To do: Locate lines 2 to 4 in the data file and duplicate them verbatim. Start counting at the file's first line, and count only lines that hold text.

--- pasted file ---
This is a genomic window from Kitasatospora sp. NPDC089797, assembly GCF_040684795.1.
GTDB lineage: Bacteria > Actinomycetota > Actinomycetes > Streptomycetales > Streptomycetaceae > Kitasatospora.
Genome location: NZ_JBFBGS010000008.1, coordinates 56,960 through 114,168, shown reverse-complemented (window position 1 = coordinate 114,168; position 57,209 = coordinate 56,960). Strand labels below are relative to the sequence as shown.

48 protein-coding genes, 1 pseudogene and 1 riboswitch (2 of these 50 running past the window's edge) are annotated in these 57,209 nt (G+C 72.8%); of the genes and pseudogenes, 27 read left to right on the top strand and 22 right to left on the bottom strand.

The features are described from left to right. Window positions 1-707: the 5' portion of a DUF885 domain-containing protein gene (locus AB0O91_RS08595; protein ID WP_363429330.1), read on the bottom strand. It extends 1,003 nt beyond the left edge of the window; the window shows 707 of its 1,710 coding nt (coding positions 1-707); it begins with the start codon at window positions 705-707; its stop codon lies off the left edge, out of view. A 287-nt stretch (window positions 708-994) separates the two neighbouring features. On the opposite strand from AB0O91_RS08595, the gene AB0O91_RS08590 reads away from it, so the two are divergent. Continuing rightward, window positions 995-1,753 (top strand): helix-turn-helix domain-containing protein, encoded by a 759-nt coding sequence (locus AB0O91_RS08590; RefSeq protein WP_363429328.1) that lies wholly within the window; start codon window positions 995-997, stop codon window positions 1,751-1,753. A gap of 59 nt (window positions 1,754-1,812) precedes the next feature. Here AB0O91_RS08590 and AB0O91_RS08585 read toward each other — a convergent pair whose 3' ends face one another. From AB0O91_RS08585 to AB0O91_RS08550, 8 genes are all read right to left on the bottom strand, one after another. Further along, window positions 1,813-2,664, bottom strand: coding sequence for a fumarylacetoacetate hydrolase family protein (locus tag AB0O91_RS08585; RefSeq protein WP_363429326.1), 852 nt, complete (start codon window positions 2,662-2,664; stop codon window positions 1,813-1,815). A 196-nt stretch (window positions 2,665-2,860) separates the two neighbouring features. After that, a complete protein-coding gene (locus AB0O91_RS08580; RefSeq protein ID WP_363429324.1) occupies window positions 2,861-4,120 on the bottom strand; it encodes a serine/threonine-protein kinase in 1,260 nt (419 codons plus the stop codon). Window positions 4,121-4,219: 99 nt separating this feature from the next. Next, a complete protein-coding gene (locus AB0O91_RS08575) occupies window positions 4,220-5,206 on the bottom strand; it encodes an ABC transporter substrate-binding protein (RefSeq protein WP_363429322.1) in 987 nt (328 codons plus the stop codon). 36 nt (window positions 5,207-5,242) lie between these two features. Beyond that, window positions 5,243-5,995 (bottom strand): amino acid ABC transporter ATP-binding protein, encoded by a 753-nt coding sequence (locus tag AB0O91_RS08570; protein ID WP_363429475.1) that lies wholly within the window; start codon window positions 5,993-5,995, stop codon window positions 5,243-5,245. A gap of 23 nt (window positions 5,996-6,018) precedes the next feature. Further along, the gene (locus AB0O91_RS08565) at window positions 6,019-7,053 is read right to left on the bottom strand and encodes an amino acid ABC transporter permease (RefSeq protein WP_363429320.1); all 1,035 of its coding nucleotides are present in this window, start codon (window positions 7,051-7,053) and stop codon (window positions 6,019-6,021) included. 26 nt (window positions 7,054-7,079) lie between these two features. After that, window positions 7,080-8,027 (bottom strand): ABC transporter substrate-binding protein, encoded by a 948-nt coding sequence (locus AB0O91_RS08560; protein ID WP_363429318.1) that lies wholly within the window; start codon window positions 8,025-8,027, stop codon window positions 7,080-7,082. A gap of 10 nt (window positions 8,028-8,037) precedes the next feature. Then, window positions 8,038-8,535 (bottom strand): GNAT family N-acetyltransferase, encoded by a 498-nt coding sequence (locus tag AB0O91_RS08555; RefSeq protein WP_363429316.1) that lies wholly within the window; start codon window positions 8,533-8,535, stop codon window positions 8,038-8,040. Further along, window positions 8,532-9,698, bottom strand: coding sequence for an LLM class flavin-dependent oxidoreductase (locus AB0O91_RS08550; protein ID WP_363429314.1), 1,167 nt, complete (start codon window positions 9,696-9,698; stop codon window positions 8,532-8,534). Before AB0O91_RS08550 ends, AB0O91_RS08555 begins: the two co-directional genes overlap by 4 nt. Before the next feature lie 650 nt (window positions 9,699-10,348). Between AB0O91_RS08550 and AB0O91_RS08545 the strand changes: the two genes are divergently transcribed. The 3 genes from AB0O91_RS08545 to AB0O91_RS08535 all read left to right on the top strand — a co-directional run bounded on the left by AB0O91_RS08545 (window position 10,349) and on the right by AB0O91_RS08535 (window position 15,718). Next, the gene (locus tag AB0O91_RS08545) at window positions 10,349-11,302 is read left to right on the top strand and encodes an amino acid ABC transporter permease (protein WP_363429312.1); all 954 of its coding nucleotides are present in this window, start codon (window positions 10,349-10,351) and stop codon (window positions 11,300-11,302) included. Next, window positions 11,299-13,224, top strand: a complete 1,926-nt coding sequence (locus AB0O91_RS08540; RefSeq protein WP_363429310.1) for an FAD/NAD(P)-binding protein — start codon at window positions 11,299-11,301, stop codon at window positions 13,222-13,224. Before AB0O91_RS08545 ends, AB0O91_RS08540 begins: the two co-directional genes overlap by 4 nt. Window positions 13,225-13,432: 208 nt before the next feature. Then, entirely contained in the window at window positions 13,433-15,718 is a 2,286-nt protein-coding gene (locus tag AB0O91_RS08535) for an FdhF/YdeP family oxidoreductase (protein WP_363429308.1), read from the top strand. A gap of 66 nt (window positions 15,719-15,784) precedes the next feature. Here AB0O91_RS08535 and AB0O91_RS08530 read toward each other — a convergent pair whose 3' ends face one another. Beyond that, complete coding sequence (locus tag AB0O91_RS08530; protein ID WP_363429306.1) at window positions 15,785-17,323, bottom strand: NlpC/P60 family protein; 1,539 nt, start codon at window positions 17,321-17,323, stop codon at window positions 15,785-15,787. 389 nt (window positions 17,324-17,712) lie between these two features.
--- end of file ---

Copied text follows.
GTDB lineage: Bacteria > Actinomycetota > Actinomycetes > Streptomycetales > Streptomycetaceae > Kitasatospora.
Genome location: NZ_JBFBGS010000008.1, coordinates 56,960 through 114,168, shown reverse-complemented (window position 1 = coordinate 114,168; position 57,209 = coordinate 56,960). Strand labels below are relative to the sequence as shown.

48 protein-coding genes, 1 pseudogene and 1 riboswitch (2 of these 50 running past the window's edge) are annotated in these 57,209 nt (G+C 72.8%); of the genes and pseudogenes, 27 read left to right on the top strand and 22 right to left on the bottom strand.